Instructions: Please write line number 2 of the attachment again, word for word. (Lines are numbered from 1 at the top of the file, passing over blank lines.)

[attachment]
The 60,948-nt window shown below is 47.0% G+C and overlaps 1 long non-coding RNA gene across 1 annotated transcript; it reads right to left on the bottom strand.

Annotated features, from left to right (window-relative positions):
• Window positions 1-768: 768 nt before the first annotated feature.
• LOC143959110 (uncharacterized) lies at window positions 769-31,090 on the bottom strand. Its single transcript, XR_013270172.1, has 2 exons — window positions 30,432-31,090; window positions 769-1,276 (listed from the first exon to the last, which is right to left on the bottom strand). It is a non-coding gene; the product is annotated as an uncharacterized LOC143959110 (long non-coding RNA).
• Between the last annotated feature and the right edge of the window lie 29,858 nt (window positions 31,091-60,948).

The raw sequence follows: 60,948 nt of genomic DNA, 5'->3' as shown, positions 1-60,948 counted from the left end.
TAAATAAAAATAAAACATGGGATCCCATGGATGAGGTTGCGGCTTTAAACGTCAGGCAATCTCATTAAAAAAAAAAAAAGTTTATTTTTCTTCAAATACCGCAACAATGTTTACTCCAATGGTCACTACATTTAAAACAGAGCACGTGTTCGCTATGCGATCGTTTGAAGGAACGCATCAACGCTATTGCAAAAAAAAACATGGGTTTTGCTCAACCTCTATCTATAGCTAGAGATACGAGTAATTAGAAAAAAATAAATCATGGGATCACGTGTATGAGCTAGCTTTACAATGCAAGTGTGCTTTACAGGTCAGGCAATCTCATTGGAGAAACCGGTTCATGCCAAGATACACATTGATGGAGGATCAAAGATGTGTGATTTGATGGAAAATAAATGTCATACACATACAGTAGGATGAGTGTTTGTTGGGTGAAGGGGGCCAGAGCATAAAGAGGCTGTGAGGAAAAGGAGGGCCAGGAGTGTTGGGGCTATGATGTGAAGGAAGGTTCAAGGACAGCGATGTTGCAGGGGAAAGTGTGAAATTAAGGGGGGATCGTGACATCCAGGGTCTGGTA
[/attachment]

Annotated features, from left to right (window-relative positions):